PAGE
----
10 reasons I will upgrade to Windows 10

|July 17, 2015 0

Harsh Desai

MUMBAI, INDIA: Come July 29, Microsoft will make Windows 10 available across 190 countries as a free upgrade to computers running Windows 7 or Windows 8.1.

You have one year (until July 29, 2016) to take advantage of this offer. But if you are still stuck with an old Windows Vista or a previous version, you will have to pay $119 for Windows 10 Home or $199 for Windows 10 Pro.

I am wondering whether it is worth upgrading to Windows 10, and laying bare my thoughts here.

“It’s the Windows you know, only better” reads the tagline on Microsoft Windows 10 homepage.

Following are the reasons I am enticed to download Windows 10 OS, in no particular order.

Faster performance: If you are upgrading from Windows 7, the first thing you will notice is the significantly faster boot up. Also it is quicker to go in and out of standby. Physical memory reserved by processes is also less compared to Windows 7. For those upgrading from Windows 8, you won’t notice such sizeable gains in performance but will find the new operating system snappier in general use.

Return of the Start Menu: How I missed the feature in Windows 8! Yes, my beloved Start Menu is being reintroduced. A click on the Start button will bring up two panels side by side, showing the most used, recently installed and pinned apps on the left (familiar to Windows 7 users) and Start Screen Live Tiles on the right (familiar to Windows 8 users).

Universal search: You will once again find the search tool integrated right into the Start Menu. Just input the search term, and it will show you combined search results, which includes a list of applications, folders, and documents matching the term along with results from the Web.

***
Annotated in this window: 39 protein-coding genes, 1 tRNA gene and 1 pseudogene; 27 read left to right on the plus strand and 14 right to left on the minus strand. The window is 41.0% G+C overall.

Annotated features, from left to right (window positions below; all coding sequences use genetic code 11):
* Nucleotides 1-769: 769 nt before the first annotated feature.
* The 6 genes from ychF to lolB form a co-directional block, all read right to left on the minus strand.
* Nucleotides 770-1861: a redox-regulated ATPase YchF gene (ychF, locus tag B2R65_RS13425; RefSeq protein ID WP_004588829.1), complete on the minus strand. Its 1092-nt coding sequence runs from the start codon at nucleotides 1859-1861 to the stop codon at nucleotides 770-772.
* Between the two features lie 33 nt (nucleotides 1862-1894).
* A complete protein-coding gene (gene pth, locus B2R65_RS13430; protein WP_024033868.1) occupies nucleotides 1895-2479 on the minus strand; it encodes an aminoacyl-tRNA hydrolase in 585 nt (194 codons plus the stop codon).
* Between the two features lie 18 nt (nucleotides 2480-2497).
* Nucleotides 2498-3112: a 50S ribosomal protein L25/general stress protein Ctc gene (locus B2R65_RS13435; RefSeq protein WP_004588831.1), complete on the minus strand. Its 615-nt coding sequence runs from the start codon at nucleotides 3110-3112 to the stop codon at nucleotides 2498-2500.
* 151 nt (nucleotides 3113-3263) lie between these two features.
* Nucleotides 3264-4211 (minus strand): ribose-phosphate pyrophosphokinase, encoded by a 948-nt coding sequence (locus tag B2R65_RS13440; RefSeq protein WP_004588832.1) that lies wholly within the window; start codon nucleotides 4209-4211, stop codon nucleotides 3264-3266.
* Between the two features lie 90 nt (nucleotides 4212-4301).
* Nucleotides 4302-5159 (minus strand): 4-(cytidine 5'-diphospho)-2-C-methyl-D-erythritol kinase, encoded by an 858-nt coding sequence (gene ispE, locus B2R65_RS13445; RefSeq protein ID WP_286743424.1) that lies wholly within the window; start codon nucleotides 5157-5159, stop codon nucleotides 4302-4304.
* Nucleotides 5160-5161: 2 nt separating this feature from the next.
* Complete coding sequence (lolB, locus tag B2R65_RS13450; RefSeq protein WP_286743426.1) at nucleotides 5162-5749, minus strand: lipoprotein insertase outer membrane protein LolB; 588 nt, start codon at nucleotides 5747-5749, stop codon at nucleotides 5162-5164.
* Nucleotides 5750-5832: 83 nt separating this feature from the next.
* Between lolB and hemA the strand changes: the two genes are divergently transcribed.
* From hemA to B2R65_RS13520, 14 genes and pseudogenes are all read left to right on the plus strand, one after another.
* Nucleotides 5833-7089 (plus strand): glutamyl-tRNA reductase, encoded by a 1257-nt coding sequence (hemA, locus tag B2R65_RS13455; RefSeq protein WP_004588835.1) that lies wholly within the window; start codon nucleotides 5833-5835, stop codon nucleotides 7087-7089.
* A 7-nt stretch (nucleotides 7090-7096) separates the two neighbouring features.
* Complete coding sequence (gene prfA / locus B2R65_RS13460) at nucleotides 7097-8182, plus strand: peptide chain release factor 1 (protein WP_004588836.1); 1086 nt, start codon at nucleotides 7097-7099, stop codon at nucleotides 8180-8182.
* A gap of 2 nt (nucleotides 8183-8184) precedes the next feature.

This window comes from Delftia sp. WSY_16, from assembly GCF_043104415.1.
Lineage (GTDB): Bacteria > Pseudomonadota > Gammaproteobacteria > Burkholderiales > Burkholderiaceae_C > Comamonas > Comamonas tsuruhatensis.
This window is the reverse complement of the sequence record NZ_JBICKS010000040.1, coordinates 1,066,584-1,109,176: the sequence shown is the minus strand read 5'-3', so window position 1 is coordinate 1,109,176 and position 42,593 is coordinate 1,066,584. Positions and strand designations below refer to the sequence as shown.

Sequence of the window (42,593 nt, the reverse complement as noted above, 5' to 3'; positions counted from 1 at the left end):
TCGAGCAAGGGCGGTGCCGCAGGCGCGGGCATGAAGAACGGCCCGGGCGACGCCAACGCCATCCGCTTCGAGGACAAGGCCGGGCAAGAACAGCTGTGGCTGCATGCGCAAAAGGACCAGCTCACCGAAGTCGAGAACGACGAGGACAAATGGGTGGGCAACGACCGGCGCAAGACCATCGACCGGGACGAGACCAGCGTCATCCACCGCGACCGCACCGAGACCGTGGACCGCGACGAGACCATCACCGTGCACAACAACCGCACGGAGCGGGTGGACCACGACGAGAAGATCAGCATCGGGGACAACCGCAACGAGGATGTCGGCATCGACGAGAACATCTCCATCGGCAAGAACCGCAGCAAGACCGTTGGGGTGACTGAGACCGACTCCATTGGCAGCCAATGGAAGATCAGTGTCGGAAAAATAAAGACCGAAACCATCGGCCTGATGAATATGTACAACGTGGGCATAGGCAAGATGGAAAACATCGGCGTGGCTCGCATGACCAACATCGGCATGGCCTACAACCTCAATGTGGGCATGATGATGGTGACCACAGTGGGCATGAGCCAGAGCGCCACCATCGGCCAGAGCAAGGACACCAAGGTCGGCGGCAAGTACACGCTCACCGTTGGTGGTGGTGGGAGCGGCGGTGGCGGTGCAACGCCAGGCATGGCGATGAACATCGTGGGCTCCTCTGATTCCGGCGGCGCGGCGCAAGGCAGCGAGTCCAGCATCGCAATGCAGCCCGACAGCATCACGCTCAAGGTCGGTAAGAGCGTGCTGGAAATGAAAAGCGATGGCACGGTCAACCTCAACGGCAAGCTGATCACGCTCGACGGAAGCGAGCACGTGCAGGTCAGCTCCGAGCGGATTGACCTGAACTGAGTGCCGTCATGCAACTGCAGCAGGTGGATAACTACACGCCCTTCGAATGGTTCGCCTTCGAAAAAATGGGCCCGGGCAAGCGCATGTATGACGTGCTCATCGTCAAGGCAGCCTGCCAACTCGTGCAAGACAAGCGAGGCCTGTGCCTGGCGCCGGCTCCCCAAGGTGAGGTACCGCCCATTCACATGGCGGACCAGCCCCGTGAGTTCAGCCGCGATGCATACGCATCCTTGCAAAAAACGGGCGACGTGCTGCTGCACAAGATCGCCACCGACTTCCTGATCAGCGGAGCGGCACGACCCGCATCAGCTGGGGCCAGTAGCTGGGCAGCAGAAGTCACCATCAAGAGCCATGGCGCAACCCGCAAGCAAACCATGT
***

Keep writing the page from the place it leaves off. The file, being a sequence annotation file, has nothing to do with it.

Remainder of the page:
Personal digital assistant: In the era of hands free interaction with technology, Windows 10 comes with Cortana—an intelligent personal assistant originally introduced in Windows Phone 8.1. Cortana can be used to search your PC for files and apps, as well as for Web searches. Being a personal assistant Cortana can monitor your calendar to provide alerts for scheduled meetings. Also upon integration with Microsoft’s Power-BI it can provide business intelligence.

Universal apps: Windows 10 lets you find software you need through Windows Store similar to Windows 8, but the difference being that now you can run apps either windowed (desktop-friendly) or full-screen (touchscreen or tablet-friendly). These Universal apps have user interfaces that adapt according to the screen layout as well as user controls for instance user interaction via touch or mouse.

One of the primary reasons behind Windows 10 being a free upgrade and the introduction of universal apps that will operate on a common core that works across all platforms (from PCs and tablets to Windows Phones, Xbox and the Internet of things) is to entice developers like us. Microsoft offering Windows 10 for free equates to more people upgrading, hence developers will be able to work much faster and create better applications, leading to a healthier Windows Store and increased revenue through apps sales.